Simple guide to the child care benefit changes
By now you’re probably aware that the Government is making some major changes to the child care benefits families receive. From 2 July 2018, the existing Child Care Rebate and Child Care Benefit will be replaced by the Child Care Subsidy. Read on to find out how it impacts your family and what you need to do to receive the new benefit.
How is the subsidy calculated?
The amount of Child Care Subsidy your family will receive will depend on three things: combined family income, an activity test and the type of child care service (see below for more detail).
There is no cap on the amount of the subsidy that families earning $186,958 or less can claim. For families earning between $186,958 – $351,248 there is an increase in the current cap of $7,613 to $10,190 per child, per year.
1. Combined family income
The percentage of subsidy you are eligible is based on your family’s annual adjusted taxable income.
If your family earns:
- Less than $66,958, you are eligible to receive 85% of the subsidy
- Between $66,959 – $171,958, you are eligible to receive between 85 – 50% of the subsidy
- Between $171,959 – $251,248, you are eligible to receive 50% of the subsidy
- Between $251,249 – $341,248, you are eligible to receive between 50 – 20% of the subsidy
- Between $341,249 – $351, 248, you are eligible to receive 20% of the subsidy
- More than $351,249, you miss out on any subsidy
2. Activity test
The number of hours of subsidised care is based on the number of hours of activity you do.
‘Activity’ is defined as one, or a combination, of the following:
- Paid work
- Study and training
- Unpaid work in a family business
- Looking for work
If your fortnightly activity is:
- Between 8 – 16 hours, you are eligible to a maximum of 36 hours of subsidy per child per fortnight
- Between 16 – 48 hours, you are eligible to a maximum of 72 hours of subsidy per child per fortnight
- More than 48 hours, you are eligible to a maximum of 100 hours of subsidy per child per fortnight
Note these hours of activity do not need to coincide with the child care hours used.
There is an exemption if you earn less than $66,958 a year and do not meet the activity test where you will be able to access 24 hours of subsided care per child per fortnight, as part of the Child Care Safety Net.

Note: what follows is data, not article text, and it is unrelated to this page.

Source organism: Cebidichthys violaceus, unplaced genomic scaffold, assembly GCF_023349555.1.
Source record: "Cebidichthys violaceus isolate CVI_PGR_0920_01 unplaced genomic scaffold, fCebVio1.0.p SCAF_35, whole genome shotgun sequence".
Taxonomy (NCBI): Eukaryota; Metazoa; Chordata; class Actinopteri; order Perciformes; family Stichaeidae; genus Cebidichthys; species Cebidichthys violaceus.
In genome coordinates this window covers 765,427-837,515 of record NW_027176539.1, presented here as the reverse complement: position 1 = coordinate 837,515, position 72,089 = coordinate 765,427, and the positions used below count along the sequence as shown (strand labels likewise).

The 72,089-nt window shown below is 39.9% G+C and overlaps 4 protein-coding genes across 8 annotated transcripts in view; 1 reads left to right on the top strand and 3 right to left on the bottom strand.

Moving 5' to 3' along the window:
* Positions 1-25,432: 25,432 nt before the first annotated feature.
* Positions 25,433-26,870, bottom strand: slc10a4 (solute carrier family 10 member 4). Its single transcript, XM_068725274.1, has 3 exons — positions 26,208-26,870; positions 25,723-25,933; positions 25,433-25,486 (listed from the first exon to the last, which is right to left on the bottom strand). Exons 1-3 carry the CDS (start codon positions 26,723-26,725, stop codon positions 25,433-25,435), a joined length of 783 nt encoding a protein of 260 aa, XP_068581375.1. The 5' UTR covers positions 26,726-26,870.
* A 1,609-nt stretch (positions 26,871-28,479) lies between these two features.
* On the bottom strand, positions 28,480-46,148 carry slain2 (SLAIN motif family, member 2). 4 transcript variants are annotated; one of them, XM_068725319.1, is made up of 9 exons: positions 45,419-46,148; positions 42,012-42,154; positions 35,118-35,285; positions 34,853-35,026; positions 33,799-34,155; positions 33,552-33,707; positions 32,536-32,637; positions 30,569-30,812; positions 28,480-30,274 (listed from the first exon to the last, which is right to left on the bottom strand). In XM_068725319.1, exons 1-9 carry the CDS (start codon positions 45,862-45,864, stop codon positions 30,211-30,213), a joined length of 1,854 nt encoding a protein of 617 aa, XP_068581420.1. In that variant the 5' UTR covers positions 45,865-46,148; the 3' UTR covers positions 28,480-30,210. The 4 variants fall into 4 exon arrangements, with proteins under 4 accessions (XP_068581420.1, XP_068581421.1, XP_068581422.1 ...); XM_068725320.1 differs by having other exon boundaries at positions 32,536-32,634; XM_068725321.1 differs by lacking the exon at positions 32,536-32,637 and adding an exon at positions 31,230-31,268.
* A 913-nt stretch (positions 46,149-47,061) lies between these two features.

3. The type of child care service
The maximum hourly rate the Government will subsidise is based on the type of childcare service.
The maximum hourly rate caps are:
- $11.77 per child for a centre based day care (long day care and occasional care)
- $10.90 per child for a family day care
- $10.29 per child for outside of school hours care (i.e. before and after school care and vacation care)
- $25.48 per family for in home care
How will it affect my family?
The new Child Care Subsidy will affect different households with varying impacts. To see what subsidy you will receive so you can prepare and budget for the changes, visit the Family Child Care Subsidy Estimator.
Modelling carried out by Hai Anh La and Jinjing Li of The Institute for Governance and Policy Analysis (IGPA) at the University of Canberra reveals that full-time working parents become better off regardless of their income level under $310,000 for two-parent families, $320,000 for single parents with a non-school aged child and $180,000 for single parents with a school-aged child.
Those in the middle-income group are expected to gain most from the new scheme. In some cases where the child care costs deviate a lot from the national average, part-time working parents with low or average wages who are sending their kids into part-time care could become worse off under the new scheme.
What do I need to do?
To ensure you receive the new Child Care Subsidy, it’s important that you complete an online Child Care Subsidy assessment using your Centrelink online account through MyGov before 2 July 2018. Note that if you do not complete your assessment before this date, you may not receive any child care fee assistance.